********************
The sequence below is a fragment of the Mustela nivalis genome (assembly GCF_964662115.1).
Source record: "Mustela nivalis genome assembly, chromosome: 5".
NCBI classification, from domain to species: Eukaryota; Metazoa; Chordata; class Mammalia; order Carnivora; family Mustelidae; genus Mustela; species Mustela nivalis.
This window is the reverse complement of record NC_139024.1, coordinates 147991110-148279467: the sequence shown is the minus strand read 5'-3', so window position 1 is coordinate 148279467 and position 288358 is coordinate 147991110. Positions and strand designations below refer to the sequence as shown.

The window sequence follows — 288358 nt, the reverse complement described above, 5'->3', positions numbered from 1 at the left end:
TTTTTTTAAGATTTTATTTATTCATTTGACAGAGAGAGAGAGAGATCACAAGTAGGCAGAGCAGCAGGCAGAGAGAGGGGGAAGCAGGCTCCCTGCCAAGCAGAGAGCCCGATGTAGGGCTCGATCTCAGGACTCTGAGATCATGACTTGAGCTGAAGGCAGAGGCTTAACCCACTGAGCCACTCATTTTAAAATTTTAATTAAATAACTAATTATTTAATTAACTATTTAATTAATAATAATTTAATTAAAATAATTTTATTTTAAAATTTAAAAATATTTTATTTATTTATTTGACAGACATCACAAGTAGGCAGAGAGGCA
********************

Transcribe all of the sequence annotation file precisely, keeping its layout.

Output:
The sequence below is a fragment of the Mustela nivalis genome (assembly GCF_964662115.1).
Source record: "Mustela nivalis genome assembly, chromosome: 5".
NCBI classification, from domain to species: Eukaryota; Metazoa; Chordata; class Mammalia; order Carnivora; family Mustelidae; genus Mustela; species Mustela nivalis.
This window is the reverse complement of record NC_139024.1, coordinates 147991110-148279467: the sequence shown is the minus strand read 5'-3', so window position 1 is coordinate 148279467 and position 288358 is coordinate 147991110. Positions and strand designations below refer to the sequence as shown.

The window sequence follows — 288358 nt, the reverse complement described above, 5'->3', positions numbered from 1 at the left end:
TTTTTTTAAGATTTTATTTATTCATTTGACAGAGAGAGAGAGAGATCACAAGTAGGCAGAGCAGCAGGCAGAGAGAGGGGGAAGCAGGCTCCCTGCCAAGCAGAGAGCCCGATGTAGGGCTCGATCTCAGGACTCTGAGATCATGACTTGAGCTGAAGGCAGAGGCTTAACCCACTGAGCCACTCATTTTAAAATTTTAATTAAATAACTAATTATTTAATTAACTATTTAATTAATAATAATTTAATTAAAATAATTTTATTTTAAAATTTAAAAATATTTTATTTATTTATTTGACAGACATCACAAGTAGGCAGAGAGGCA